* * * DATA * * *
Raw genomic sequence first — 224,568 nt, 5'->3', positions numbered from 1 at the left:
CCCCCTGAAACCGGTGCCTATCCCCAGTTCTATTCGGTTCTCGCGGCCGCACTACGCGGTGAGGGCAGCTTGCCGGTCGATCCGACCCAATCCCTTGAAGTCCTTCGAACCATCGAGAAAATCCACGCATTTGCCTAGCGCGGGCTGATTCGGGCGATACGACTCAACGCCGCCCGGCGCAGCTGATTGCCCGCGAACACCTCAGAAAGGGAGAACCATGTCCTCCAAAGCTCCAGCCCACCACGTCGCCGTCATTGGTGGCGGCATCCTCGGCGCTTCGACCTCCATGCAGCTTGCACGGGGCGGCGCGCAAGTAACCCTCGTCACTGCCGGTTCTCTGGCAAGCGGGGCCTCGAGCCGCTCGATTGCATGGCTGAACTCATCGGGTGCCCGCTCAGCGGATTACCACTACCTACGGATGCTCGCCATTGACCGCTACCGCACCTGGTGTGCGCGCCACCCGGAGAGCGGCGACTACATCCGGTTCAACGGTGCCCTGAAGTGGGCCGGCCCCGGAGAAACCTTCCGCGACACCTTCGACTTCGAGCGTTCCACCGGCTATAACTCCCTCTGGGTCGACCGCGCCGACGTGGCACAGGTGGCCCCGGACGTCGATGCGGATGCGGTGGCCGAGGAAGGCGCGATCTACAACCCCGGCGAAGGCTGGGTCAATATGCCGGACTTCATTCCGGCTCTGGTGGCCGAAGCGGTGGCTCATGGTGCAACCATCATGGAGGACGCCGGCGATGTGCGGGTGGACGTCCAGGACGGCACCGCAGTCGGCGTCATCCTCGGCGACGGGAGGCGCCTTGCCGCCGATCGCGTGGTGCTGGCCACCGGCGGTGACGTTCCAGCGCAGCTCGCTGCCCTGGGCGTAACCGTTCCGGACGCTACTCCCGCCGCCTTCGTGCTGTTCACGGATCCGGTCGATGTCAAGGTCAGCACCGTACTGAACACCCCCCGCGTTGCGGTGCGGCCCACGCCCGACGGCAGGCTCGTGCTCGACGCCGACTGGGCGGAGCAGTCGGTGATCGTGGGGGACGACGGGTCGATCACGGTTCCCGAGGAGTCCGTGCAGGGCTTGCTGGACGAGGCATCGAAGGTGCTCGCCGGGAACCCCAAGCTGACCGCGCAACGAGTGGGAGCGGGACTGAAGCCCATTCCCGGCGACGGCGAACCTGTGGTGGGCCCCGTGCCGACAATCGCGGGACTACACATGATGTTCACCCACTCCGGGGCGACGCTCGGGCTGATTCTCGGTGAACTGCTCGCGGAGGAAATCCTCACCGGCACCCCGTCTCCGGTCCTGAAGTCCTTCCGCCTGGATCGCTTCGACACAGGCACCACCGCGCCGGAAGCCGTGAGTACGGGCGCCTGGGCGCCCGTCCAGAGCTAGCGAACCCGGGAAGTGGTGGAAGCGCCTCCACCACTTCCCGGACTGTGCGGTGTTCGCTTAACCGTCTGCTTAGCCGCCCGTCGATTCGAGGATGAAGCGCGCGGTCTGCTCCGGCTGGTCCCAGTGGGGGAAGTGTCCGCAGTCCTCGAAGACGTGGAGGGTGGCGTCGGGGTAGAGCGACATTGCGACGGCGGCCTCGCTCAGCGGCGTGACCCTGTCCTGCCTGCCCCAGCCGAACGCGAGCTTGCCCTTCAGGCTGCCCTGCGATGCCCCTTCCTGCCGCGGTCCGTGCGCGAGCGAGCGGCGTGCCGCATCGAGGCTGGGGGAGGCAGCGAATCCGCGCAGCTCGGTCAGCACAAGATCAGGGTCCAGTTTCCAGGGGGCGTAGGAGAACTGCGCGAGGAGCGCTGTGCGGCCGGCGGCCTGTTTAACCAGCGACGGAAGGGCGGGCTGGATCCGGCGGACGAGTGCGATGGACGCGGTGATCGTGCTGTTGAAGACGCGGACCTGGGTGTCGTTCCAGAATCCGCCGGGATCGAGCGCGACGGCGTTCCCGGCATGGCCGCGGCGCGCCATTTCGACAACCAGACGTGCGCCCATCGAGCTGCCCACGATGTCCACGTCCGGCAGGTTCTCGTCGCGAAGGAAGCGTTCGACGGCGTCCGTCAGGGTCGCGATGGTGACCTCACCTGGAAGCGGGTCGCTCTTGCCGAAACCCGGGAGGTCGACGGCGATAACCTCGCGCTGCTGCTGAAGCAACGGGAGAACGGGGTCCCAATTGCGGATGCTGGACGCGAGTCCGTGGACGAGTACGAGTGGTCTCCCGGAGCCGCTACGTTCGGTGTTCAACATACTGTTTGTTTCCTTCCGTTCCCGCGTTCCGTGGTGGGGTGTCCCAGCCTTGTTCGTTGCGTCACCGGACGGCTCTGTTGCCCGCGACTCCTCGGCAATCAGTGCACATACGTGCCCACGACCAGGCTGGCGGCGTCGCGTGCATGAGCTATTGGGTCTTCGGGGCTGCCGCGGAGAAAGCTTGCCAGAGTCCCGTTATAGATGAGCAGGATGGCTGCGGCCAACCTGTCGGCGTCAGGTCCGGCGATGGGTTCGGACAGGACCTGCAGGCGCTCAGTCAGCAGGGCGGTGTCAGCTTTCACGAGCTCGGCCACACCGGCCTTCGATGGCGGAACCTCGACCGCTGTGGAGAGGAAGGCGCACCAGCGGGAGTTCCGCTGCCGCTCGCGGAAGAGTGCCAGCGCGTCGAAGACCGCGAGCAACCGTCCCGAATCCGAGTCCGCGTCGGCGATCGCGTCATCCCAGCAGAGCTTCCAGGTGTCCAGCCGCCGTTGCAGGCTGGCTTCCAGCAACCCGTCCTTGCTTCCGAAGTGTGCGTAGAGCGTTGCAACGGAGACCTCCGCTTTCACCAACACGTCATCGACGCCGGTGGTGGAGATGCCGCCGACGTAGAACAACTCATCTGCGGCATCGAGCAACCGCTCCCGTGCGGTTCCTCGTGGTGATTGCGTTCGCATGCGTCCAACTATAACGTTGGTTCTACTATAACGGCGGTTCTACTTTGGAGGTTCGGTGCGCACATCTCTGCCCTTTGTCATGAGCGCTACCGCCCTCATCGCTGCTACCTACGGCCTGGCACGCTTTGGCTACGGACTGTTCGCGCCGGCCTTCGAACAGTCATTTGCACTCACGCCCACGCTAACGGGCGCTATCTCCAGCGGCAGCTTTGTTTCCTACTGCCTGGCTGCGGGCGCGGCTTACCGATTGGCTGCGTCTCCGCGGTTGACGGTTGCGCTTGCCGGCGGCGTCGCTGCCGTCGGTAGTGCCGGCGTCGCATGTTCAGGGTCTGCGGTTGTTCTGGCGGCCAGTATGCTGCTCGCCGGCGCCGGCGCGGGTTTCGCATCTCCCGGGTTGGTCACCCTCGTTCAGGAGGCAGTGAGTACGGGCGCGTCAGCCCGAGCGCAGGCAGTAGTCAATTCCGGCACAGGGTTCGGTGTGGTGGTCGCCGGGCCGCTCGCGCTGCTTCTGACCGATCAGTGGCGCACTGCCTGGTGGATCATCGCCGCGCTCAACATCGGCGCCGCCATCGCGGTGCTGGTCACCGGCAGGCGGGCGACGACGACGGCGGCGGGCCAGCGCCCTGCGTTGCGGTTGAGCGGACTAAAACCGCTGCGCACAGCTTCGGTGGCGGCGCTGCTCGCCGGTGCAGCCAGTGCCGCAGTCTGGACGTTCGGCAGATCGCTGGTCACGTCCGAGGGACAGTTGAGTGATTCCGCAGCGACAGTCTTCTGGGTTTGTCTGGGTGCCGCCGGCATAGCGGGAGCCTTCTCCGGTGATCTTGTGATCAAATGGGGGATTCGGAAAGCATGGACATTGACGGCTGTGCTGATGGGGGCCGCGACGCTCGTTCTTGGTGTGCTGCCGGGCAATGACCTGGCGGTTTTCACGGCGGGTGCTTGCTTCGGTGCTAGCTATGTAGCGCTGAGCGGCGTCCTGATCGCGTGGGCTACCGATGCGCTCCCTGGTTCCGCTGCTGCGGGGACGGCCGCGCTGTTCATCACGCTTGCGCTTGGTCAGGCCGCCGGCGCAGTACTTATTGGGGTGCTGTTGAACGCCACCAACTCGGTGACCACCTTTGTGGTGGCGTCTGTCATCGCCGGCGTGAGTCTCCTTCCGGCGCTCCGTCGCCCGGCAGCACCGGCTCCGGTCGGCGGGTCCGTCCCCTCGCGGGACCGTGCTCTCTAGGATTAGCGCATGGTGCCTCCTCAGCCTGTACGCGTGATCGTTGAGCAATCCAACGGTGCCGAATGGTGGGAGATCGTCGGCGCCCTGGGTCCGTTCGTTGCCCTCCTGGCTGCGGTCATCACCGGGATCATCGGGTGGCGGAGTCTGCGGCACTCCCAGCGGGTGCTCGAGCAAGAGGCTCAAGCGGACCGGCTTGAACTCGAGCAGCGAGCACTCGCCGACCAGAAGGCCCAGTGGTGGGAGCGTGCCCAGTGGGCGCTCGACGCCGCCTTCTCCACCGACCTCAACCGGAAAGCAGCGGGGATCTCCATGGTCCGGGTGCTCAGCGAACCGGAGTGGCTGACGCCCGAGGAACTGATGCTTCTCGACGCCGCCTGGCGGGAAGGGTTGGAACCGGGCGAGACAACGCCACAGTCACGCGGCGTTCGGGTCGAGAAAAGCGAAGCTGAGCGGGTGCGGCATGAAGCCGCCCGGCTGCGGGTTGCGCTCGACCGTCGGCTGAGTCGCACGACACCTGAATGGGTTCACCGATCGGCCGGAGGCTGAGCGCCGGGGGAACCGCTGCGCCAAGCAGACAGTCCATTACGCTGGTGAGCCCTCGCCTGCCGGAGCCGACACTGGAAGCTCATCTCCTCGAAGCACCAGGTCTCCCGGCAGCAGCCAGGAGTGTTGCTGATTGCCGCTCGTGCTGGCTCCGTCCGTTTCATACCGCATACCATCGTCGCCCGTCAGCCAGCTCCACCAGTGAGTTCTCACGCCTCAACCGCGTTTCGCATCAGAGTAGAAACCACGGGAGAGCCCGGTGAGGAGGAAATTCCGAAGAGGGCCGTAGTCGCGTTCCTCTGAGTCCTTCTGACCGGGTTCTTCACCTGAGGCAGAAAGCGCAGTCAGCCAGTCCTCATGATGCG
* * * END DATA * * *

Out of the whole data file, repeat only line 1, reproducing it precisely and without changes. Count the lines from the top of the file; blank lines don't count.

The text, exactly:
Raw genomic sequence first — 224,568 nt, 5'->3', positions numbered from 1 at the left: